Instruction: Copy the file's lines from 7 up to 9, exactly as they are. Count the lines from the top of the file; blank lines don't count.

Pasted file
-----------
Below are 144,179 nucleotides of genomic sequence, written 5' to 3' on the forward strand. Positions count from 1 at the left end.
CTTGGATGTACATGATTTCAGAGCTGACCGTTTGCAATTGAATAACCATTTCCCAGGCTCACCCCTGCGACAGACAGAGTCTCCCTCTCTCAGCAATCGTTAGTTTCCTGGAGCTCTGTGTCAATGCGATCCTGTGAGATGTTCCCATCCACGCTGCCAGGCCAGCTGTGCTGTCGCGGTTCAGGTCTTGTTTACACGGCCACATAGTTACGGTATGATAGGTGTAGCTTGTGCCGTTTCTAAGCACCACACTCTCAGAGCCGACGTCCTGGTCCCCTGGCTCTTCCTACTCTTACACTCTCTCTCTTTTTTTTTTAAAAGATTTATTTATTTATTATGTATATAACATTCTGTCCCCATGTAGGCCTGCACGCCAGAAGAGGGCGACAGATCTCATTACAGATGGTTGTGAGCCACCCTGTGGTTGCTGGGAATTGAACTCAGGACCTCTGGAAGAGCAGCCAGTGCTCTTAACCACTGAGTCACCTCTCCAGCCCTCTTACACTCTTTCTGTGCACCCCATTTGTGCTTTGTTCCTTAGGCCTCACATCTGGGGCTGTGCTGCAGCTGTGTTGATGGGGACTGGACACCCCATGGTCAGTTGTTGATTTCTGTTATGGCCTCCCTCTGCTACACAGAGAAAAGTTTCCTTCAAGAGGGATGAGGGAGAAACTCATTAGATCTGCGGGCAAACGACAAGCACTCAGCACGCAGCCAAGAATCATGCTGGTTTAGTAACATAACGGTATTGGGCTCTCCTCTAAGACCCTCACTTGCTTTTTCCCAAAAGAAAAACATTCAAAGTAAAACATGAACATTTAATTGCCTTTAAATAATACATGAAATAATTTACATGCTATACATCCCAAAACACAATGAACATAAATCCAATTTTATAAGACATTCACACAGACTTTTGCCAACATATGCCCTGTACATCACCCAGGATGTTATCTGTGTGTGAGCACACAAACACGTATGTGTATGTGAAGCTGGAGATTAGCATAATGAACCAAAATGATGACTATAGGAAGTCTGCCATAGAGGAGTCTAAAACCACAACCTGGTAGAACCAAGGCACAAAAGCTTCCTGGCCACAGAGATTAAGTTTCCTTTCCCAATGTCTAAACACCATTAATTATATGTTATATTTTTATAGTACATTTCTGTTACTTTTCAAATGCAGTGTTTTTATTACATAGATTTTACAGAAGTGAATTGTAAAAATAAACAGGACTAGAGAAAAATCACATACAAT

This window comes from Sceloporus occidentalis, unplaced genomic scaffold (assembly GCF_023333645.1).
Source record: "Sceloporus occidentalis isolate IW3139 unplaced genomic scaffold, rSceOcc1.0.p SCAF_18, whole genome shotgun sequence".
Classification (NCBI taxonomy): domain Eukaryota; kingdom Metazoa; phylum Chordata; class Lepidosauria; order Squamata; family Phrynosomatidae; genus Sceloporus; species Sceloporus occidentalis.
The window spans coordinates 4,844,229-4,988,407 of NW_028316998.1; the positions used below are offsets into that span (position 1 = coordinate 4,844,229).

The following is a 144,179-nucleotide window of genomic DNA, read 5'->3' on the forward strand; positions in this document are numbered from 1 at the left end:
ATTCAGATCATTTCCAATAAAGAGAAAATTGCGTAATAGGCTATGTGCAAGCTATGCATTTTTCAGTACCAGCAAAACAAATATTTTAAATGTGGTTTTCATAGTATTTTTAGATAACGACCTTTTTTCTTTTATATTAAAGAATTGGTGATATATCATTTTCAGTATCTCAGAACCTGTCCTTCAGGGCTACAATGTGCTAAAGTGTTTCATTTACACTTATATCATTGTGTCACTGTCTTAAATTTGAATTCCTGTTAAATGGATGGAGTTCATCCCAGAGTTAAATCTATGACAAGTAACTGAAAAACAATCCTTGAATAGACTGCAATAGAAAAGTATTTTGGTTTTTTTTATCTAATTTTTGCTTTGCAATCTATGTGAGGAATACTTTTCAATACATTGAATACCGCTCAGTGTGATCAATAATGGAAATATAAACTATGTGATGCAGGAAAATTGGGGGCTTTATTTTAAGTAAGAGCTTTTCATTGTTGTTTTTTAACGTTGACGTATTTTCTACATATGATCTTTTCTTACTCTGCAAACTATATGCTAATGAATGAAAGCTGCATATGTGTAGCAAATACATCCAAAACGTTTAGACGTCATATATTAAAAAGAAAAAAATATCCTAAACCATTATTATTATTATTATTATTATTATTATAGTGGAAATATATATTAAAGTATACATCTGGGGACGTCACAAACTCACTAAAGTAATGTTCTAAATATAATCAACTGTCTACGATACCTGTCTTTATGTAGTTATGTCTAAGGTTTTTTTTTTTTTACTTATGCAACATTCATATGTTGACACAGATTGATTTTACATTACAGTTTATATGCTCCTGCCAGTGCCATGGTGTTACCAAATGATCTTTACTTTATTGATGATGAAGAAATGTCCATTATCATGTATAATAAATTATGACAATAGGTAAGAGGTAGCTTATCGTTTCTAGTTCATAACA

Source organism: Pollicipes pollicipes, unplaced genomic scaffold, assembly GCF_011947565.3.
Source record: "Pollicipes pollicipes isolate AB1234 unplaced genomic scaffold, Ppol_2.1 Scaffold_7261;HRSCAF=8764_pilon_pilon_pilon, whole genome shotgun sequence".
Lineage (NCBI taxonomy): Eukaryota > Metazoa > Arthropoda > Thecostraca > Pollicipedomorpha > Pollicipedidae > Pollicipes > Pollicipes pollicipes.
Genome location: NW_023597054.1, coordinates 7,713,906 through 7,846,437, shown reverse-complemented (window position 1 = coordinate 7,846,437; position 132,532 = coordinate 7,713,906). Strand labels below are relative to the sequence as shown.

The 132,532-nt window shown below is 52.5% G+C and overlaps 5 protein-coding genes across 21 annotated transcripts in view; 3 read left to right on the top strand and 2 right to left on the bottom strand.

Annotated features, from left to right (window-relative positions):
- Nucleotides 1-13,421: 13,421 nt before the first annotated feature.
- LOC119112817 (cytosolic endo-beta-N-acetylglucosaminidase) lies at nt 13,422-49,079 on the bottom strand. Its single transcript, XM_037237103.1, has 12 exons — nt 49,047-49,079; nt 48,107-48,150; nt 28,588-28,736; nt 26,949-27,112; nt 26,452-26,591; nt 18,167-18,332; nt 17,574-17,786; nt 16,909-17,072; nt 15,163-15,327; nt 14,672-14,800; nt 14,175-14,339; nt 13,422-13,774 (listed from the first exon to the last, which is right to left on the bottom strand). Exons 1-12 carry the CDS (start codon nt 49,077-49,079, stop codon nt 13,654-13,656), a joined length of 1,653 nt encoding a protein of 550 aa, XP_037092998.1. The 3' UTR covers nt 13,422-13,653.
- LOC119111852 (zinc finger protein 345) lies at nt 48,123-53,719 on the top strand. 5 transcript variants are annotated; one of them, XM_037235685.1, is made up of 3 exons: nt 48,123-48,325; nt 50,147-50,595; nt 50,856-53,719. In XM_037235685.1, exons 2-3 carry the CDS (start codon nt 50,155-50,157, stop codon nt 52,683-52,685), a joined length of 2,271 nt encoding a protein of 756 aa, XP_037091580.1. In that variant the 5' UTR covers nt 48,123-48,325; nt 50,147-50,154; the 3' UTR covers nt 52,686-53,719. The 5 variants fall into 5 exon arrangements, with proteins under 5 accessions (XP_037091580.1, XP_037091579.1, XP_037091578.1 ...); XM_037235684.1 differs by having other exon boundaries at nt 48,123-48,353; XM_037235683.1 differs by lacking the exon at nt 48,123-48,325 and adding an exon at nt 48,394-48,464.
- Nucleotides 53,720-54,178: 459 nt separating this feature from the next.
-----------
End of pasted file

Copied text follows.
The following is a 144,179-nucleotide window of genomic DNA, read 5'->3' on the forward strand; positions in this document are numbered from 1 at the left end:
ATTCAGATCATTTCCAATAAAGAGAAAATTGCGTAATAGGCTATGTGCAAGCTATGCATTTTTCAGTACCAGCAAAACAAATATTTTAAATGTGGTTTTCATAGTATTTTTAGATAACGACCTTTTTTCTTTTATATTAAAGAATTGGTGATATATCATTTTCAGTATCTCAGAACCTGTCCTTCAGGGCTACAATGTGCTAAAGTGTTTCATTTACACTTATATCATTGTGTCACTGTCTTAAATTTGAATTCCTGTTAAATGGATGGAGTTCATCCCAGAGTTAAATCTATGACAAGTAACTGAAAAACAATCCTTGAATAGACTGCAATAGAAAAGTATTTTGGTTTTTTTTATCTAATTTTTGCTTTGCAATCTATGTGAGGAATACTTTTCAATACATTGAATACCGCTCAGTGTGATCAATAATGGAAATATAAACTATGTGATGCAGGAAAATTGGGGGCTTTATTTTAAGTAAGAGCTTTTCATTGTTGTTTTTTAACGTTGACGTATTTTCTACATATGATCTTTTCTTACTCTGCAAACTATATGCTAATGAATGAAAGCTGCATATGTGTAGCAAATACATCCAAAACGTTTAGACGTCATATATTAAAAAGAAAAAAATATCCTAAACCATTATTATTATTATTATTATTATTATTATAGTGGAAATATATATTAAAGTATACATCTGGGGACGTCACAAACTCACTAAAGTAATGTTCTAAATATAATCAACTGTCTACGATACCTGTCTTTATGTAGTTATGTCTAAGGTTTTTTTTTTTTTACTTATGCAACATTCATATGTTGACACAGATTGATTTTACATTACAGTTTATATGCTCCTGCCAGTGCCATGGTGTTACCAAATGATCTTTACTTTATTGATGATGAAGAAATGTCCATTATCATGTATAATAAATTATGACAATAGGTAAGAGGTAGCTTATCGTTTCTAGTTCATAACA

Source organism: Pollicipes pollicipes, unplaced genomic scaffold, assembly GCF_011947565.3.